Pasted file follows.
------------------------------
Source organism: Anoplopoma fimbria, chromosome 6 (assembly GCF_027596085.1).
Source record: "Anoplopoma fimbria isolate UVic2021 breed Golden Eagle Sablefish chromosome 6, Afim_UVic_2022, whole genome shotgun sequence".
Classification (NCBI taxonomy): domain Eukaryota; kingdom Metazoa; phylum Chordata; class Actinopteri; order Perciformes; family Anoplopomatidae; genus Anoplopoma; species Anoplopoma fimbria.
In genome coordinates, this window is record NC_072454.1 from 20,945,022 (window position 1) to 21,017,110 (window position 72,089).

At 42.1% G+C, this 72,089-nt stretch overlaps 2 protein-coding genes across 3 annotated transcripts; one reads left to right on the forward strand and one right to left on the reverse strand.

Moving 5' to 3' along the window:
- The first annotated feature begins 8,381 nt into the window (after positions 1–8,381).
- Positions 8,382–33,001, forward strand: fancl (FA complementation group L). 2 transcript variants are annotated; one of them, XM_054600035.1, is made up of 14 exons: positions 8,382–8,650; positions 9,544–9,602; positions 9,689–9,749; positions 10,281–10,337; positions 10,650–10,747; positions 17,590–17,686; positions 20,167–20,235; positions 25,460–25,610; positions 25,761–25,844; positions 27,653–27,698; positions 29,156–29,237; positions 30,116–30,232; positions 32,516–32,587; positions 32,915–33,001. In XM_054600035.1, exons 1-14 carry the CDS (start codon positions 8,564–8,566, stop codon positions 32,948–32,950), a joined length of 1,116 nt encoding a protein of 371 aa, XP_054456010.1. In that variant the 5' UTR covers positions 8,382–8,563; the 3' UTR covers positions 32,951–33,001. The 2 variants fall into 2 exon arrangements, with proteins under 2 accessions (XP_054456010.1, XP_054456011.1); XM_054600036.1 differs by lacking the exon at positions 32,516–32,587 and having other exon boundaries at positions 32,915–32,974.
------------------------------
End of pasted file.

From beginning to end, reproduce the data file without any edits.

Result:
Source organism: Anoplopoma fimbria, chromosome 6 (assembly GCF_027596085.1).
Source record: "Anoplopoma fimbria isolate UVic2021 breed Golden Eagle Sablefish chromosome 6, Afim_UVic_2022, whole genome shotgun sequence".
Classification (NCBI taxonomy): domain Eukaryota; kingdom Metazoa; phylum Chordata; class Actinopteri; order Perciformes; family Anoplopomatidae; genus Anoplopoma; species Anoplopoma fimbria.
In genome coordinates, this window is record NC_072454.1 from 20,945,022 (window position 1) to 21,017,110 (window position 72,089).

At 42.1% G+C, this 72,089-nt stretch overlaps 2 protein-coding genes across 3 annotated transcripts; one reads left to right on the forward strand and one right to left on the reverse strand.

Moving 5' to 3' along the window:
- The first annotated feature begins 8,381 nt into the window (after positions 1–8,381).
- Positions 8,382–33,001, forward strand: fancl (FA complementation group L). 2 transcript variants are annotated; one of them, XM_054600035.1, is made up of 14 exons: positions 8,382–8,650; positions 9,544–9,602; positions 9,689–9,749; positions 10,281–10,337; positions 10,650–10,747; positions 17,590–17,686; positions 20,167–20,235; positions 25,460–25,610; positions 25,761–25,844; positions 27,653–27,698; positions 29,156–29,237; positions 30,116–30,232; positions 32,516–32,587; positions 32,915–33,001. In XM_054600035.1, exons 1-14 carry the CDS (start codon positions 8,564–8,566, stop codon positions 32,948–32,950), a joined length of 1,116 nt encoding a protein of 371 aa, XP_054456010.1. In that variant the 5' UTR covers positions 8,382–8,563; the 3' UTR covers positions 32,951–33,001. The 2 variants fall into 2 exon arrangements, with proteins under 2 accessions (XP_054456010.1, XP_054456011.1); XM_054600036.1 differs by lacking the exon at positions 32,516–32,587 and having other exon boundaries at positions 32,915–32,974.